Use relative error (percentage) or absolute error (percentage points) to analyze avoidable bias and variance?

In the videos Professor Ng says of avoidable bias and variance to focus on the one with the larger percentage. However, I believe he means percentage points.

For example, suppose the Bayes Error is 1%, the Training Error is 5%, and the Dev Error is 15%. Then, according to Professor Ng, Avoidable Bias is 4% and the variance is 10%.

Using percentages to compare other percentages is ambiguous however. Do we mean relative or absolute difference? So less ambiguously, we would say that there is a 4 percentage point (%p) difference between Training and Dev Errors, and 10%p difference between Training and Dev error.

However, from a relative perspective, comparing Training Error to Bayes Error is a 5x increase, or 500% increase. While comparing Dev Error to Training Error is a 3x increase, or 300% increase.

My question is, are variance and avoidable bias measured in terms of percentage points (absolute error), or percentage (relative error)? Can you give a justification why we use one rather than the other? This is example is extreme, but if in the former, you would minimize bias, in the latter variance.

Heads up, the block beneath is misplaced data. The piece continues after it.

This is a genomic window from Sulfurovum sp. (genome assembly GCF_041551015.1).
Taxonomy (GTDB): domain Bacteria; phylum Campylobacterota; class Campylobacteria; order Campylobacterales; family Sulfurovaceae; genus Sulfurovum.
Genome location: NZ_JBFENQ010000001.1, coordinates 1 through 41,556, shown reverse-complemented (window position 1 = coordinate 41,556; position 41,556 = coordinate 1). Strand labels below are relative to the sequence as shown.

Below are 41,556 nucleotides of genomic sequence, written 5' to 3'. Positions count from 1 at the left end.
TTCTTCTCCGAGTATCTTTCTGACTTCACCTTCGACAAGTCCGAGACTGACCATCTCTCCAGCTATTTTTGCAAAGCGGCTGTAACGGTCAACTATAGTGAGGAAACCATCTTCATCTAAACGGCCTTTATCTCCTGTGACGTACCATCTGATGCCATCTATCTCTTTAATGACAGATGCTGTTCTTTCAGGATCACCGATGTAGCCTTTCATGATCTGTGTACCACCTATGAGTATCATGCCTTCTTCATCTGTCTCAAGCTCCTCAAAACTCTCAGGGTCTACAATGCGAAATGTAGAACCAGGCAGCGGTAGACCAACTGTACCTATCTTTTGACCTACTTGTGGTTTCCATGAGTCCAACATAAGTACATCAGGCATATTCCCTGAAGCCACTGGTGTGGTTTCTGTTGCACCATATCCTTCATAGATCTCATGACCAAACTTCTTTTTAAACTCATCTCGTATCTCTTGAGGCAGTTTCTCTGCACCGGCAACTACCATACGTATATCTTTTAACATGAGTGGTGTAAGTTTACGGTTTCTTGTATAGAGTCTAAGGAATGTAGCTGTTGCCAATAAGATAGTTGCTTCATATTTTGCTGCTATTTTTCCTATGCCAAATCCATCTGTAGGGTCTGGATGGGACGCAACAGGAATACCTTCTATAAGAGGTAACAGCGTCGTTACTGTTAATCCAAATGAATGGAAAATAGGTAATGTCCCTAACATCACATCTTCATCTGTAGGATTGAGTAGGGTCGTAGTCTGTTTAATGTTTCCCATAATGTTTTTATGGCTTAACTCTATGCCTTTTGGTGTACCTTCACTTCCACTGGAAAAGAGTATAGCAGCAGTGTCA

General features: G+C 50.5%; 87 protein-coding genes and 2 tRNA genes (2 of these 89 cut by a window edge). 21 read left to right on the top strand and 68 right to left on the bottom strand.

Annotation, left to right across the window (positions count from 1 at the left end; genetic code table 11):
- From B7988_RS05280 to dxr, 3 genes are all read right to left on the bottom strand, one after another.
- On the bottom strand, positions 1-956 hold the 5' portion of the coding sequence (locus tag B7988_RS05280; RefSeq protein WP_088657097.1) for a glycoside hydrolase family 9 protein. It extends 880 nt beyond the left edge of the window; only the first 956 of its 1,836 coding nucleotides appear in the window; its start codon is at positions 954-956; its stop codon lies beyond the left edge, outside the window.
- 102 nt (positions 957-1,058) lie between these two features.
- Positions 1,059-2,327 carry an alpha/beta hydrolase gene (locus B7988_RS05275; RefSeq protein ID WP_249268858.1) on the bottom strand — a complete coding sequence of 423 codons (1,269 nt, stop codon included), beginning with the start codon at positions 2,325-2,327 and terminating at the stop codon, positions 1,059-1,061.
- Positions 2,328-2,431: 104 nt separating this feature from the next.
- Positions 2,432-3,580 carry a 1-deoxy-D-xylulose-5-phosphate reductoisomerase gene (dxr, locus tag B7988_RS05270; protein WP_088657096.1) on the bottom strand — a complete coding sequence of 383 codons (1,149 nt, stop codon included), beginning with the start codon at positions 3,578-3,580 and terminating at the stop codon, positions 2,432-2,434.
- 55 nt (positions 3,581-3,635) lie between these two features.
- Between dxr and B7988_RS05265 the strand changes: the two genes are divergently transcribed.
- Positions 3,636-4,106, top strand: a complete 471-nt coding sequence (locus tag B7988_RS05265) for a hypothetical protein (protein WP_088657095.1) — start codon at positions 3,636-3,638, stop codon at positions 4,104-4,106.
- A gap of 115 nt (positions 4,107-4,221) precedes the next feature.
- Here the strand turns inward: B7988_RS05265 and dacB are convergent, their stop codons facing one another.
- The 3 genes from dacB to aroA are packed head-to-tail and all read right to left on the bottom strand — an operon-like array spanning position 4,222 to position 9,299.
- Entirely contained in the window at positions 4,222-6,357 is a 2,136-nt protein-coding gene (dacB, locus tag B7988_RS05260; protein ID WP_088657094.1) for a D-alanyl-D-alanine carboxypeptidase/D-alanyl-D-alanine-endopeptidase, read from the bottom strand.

Hello @eoin12345abc ,
In my reply I will do my best to answer your question. Please do not hesitate to ask a followup question if you feel stuck.

Variance and avoidable bias are generally measured in terms of absolute error (percentage points) rather than relative error (percentage). The justification for using absolute error is that it allows for a more direct and interpretable comparison between the errors, which helps in identifying the main source of error in a model and deciding on the appropriate steps to improve its performance.Avoidable bias is calculated by subtracting the optimal error rate (unavoidable bias) from the training error, representing the error that can be reduced by improving the algorithm. Variance, on the other hand, is the gap between the training and testing accuracy. By measuring these errors in absolute terms (percentage points), we can directly compare them and determine whether the model is suffering more from bias or variance.